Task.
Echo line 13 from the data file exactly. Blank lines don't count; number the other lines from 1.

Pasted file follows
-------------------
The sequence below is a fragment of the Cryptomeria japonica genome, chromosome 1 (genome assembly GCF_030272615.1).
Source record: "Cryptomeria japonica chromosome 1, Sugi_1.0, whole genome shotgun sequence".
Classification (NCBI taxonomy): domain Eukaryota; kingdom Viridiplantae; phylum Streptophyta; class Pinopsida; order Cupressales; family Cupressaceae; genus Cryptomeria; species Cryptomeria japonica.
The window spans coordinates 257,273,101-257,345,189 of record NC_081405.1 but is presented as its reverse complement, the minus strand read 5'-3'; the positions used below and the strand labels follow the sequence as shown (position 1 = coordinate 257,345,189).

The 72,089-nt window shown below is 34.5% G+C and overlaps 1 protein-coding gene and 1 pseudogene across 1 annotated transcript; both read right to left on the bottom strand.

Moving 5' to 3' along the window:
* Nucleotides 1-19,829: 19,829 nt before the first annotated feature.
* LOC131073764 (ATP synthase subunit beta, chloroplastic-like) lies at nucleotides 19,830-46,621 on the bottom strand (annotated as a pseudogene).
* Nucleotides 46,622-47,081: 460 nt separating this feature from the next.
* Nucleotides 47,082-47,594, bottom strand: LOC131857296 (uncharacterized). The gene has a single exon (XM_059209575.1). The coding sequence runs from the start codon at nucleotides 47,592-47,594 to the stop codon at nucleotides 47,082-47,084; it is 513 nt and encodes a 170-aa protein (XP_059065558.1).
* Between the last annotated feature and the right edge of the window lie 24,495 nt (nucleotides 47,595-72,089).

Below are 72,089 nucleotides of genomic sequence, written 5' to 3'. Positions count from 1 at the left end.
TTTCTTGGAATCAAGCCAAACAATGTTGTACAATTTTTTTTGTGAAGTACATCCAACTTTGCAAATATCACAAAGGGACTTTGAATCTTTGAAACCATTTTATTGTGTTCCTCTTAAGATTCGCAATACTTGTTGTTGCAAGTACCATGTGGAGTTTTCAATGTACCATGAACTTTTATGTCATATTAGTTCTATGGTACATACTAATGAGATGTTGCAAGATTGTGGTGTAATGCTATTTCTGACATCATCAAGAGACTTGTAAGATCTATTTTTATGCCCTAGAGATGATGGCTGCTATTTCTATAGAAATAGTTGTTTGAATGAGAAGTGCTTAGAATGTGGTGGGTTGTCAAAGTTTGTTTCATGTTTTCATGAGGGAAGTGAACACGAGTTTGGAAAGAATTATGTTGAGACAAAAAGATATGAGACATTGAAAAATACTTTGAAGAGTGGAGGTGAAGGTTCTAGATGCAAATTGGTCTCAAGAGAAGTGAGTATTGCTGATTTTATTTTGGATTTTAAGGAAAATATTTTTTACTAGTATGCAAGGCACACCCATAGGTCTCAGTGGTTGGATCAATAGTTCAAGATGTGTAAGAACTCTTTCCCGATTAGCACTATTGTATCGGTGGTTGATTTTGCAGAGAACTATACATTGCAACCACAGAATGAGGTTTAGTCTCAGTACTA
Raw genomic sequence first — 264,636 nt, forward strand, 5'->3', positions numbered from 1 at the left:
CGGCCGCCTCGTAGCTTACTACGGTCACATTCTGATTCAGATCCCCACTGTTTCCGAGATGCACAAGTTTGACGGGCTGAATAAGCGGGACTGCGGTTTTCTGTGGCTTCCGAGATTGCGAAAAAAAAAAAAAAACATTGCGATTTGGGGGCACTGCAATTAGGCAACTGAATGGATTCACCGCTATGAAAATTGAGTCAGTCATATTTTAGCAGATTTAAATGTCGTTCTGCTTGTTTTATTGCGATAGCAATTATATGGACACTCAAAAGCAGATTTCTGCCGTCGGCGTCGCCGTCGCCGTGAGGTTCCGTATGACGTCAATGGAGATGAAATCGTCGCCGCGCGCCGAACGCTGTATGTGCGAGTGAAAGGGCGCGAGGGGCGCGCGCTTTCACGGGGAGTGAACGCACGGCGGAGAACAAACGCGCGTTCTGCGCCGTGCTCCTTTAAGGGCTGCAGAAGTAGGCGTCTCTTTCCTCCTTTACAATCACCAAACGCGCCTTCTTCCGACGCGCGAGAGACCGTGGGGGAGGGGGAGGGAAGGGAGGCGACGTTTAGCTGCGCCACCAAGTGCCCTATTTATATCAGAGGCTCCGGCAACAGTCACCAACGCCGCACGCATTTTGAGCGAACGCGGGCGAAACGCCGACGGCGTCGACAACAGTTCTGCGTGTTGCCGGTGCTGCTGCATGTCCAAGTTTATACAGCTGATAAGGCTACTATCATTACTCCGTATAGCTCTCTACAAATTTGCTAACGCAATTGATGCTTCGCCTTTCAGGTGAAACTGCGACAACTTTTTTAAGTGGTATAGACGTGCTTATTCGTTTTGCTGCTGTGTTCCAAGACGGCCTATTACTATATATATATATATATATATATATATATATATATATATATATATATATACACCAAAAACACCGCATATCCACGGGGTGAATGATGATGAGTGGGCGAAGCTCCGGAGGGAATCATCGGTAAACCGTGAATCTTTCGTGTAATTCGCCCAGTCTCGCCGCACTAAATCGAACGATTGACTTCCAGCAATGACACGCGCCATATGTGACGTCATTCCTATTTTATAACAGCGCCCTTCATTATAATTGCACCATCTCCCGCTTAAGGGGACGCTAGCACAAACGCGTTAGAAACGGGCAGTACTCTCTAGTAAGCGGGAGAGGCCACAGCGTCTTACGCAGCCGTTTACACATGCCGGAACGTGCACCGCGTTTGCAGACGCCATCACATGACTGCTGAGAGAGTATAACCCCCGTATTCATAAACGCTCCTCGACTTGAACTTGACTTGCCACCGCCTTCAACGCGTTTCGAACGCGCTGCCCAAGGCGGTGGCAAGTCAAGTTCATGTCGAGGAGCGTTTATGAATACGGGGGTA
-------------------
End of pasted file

TTTCTTGGAATCAAGCCAAACAATGTTGTACAATTTTTTTTGTGAAGTACATCCAACTTTGCAAATATCACAAAGGGACTTTGAATCTTTGAAACCATTTTATTGTGTTCCTCTTAAGATTCGCAATACTTGTTGTTGCAAGTACCATGTGGAGTTTTCAATGTACCATGAACTTTTATGTCATATTAGTTCTATGGTACATACTAATGAGATGTTGCAAGATTGTGGTGTAATGCTATTTCTGACATCATCAAGAGACTTGTAAGATCTATTTTTATGCCCTAGAGATGATGGCTGCTATTTCTATAGAAATAGTTGTTTGAATGAGAAGTGCTTAGAATGTGGTGGGTTGTCAAAGTTTGTTTCATGTTTTCATGAGGGAAGTGAACACGAGTTTGGAAAGAATTATGTTGAGACAAAAAGATATGAGACATTGAAAAATACTTTGAAGAGTGGAGGTGAAGGTTCTAGATGCAAATTGGTCTCAAGAGAAGTGAGTATTGCTGATTTTATTTTGGATTTTAAGGAAAATATTTTTTACTAGTATGCAAGGCACACCCATAGGTCTCAGTGGTTGGATCAATAGTTCAAGATGTGTAAGAACTCTTTCCCGATTAGCACTATTGTATCGGTGGTTGATTTTGCAGAGAACTATACATTGCAACCACAGAATGAGGTTTAGTCTCAGTACTA